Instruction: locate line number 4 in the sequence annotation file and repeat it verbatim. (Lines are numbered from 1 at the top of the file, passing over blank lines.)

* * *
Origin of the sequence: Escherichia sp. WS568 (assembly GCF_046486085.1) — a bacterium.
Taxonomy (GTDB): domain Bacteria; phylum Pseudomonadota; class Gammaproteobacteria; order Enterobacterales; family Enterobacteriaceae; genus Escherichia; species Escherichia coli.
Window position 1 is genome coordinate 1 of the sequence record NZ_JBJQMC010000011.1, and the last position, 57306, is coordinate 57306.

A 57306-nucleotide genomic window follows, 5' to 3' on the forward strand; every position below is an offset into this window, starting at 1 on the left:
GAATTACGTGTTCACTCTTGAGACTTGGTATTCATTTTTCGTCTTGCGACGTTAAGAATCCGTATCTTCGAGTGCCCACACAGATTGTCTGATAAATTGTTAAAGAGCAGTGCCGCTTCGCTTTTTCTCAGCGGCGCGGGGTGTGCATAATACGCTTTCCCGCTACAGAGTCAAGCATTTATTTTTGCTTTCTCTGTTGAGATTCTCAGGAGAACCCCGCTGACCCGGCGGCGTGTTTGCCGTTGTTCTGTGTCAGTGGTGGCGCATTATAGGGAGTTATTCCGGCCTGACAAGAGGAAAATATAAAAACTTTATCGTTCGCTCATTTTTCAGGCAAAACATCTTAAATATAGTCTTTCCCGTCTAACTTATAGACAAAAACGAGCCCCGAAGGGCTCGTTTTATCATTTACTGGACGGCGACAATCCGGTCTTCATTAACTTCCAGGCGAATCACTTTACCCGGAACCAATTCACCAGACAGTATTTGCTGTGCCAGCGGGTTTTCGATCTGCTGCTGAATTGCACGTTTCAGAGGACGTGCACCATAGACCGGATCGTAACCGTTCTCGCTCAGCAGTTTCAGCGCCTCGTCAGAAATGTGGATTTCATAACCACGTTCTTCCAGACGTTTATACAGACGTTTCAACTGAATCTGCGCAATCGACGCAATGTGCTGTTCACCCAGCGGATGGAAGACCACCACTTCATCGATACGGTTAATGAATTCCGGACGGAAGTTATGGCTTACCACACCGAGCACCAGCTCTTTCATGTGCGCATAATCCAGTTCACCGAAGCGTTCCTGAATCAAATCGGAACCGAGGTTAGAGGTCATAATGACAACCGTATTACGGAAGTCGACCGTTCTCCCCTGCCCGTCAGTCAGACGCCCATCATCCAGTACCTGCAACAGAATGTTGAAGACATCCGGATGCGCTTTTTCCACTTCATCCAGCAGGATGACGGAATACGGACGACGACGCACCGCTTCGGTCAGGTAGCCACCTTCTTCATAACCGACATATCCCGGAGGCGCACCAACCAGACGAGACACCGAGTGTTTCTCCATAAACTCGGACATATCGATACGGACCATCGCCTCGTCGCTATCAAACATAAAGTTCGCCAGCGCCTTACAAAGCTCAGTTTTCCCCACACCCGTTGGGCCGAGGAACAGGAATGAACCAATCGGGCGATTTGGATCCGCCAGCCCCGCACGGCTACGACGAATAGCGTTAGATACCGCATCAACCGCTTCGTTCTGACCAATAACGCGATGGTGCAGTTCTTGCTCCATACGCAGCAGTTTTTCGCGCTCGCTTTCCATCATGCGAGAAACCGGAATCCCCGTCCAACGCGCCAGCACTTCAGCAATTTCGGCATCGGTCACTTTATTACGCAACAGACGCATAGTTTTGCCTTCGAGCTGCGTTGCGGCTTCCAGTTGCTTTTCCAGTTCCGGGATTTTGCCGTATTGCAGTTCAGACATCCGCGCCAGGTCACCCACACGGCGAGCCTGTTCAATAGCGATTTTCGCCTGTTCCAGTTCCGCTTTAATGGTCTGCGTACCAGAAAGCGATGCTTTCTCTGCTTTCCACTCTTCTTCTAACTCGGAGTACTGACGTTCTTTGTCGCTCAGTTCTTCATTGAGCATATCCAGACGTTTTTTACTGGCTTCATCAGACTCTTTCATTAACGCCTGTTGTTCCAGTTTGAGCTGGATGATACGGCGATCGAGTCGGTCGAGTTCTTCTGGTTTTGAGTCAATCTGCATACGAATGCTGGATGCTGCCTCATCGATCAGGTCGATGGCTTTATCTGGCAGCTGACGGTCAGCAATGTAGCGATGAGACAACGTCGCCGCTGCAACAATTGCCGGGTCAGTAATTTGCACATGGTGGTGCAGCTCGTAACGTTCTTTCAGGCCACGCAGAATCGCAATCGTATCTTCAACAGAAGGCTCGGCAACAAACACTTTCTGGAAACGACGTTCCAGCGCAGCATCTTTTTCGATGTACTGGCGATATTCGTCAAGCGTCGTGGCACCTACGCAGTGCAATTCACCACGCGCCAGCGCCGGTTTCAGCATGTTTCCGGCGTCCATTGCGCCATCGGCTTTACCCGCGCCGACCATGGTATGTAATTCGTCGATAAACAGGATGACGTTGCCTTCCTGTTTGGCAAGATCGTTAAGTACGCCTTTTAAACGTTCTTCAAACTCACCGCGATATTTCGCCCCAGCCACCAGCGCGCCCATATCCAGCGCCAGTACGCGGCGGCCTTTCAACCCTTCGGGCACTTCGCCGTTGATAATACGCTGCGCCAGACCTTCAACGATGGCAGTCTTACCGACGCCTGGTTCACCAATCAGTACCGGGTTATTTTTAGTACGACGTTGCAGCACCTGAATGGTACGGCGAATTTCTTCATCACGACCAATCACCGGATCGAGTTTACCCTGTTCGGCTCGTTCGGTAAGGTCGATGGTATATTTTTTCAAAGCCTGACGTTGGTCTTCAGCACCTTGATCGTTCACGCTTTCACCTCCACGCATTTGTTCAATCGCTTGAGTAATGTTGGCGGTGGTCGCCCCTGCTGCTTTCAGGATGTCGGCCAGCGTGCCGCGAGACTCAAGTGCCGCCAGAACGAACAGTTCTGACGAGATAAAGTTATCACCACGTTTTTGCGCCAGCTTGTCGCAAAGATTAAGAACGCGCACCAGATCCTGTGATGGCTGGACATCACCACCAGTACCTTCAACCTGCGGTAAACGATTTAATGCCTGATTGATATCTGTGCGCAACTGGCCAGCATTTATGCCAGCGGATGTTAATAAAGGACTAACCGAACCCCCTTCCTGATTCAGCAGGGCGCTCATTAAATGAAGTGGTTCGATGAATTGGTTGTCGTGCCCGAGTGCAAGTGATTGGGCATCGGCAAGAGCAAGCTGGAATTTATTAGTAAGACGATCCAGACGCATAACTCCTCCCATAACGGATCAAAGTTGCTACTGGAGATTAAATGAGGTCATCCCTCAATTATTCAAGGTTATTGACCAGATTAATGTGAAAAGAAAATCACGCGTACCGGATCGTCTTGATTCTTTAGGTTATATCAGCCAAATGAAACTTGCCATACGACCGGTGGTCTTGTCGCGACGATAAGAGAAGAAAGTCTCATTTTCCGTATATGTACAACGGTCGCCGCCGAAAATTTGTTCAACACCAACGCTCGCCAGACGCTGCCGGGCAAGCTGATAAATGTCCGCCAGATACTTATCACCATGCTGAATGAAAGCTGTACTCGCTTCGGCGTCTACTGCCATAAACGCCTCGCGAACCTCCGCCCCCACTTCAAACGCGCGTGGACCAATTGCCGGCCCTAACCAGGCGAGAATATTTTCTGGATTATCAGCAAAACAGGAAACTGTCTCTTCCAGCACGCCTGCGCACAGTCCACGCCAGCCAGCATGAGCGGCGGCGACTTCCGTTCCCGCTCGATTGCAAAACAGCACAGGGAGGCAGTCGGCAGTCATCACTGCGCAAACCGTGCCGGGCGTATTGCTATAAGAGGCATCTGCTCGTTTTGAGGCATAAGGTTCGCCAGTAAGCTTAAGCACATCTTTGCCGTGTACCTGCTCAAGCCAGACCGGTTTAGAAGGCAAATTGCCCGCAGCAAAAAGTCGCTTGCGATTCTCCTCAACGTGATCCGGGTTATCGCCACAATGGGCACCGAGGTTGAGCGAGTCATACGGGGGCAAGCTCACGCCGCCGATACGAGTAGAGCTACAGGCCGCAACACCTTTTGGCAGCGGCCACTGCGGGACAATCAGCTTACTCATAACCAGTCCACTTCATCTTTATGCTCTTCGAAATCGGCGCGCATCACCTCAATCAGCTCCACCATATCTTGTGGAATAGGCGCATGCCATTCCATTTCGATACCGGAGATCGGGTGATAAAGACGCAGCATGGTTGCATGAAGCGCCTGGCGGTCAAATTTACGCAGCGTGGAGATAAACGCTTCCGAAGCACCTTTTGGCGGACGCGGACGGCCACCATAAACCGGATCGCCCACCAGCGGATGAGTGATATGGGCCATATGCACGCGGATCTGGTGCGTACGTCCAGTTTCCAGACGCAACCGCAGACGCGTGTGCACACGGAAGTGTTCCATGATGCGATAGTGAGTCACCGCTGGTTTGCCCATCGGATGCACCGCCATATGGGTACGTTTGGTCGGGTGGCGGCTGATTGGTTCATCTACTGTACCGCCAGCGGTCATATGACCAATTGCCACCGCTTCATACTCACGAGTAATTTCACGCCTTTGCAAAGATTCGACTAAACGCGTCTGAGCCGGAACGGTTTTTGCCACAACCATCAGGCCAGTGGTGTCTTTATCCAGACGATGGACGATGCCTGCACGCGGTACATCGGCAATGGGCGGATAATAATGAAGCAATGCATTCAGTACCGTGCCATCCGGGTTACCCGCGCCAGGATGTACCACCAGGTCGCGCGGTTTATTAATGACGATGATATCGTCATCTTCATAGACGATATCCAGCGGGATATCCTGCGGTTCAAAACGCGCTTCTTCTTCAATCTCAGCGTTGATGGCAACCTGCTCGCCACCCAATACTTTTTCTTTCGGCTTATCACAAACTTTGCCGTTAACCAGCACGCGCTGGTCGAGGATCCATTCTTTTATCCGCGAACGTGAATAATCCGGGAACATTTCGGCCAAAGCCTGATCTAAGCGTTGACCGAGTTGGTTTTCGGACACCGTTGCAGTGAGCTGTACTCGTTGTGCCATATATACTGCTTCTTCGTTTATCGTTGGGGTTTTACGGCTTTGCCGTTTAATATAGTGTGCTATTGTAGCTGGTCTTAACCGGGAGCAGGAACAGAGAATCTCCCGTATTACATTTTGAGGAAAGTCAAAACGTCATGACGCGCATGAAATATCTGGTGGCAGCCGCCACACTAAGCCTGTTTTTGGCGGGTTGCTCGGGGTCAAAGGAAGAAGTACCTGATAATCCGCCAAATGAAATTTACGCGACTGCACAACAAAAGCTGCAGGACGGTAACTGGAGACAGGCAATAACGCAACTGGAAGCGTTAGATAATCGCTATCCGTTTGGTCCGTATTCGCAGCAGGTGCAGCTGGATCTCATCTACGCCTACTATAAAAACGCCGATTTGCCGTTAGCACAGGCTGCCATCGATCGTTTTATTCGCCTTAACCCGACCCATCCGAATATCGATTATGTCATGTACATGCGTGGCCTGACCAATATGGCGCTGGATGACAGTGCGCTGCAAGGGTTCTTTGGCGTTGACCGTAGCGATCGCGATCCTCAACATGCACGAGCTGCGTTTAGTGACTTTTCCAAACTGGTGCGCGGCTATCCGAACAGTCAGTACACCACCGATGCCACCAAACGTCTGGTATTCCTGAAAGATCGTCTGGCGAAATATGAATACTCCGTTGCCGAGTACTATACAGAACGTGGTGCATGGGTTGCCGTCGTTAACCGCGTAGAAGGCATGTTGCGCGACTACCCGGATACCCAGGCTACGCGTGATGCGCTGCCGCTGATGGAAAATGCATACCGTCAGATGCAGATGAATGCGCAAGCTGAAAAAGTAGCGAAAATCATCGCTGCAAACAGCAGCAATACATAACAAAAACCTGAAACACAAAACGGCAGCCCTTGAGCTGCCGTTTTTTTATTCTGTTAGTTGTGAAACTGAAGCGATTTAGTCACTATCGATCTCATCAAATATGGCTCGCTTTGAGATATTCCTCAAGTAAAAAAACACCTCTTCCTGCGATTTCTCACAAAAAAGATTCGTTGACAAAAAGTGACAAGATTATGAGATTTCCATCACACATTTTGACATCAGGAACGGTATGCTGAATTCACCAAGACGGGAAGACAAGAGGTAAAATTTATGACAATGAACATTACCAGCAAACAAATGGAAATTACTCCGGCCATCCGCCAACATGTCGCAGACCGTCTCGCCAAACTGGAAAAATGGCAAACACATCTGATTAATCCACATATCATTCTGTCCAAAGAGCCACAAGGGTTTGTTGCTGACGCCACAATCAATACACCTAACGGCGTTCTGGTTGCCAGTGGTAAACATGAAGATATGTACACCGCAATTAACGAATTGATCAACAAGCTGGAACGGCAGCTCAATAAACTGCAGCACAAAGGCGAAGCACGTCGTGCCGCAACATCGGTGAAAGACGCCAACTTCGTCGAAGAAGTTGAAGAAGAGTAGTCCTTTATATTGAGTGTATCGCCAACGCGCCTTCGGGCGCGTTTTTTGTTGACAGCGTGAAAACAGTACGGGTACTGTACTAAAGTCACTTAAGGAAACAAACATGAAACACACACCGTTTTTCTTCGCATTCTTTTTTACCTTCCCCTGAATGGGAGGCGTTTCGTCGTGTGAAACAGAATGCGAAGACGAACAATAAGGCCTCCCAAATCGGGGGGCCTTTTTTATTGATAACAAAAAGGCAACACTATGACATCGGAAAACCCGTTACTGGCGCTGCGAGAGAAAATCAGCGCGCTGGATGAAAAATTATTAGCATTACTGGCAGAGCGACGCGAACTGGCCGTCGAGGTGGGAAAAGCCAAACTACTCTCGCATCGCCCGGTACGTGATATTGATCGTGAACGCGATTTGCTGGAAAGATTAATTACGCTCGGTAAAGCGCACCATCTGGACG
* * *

A 57306-nucleotide genomic window follows, 5' to 3' on the forward strand; every position below is an offset into this window, starting at 1 on the left: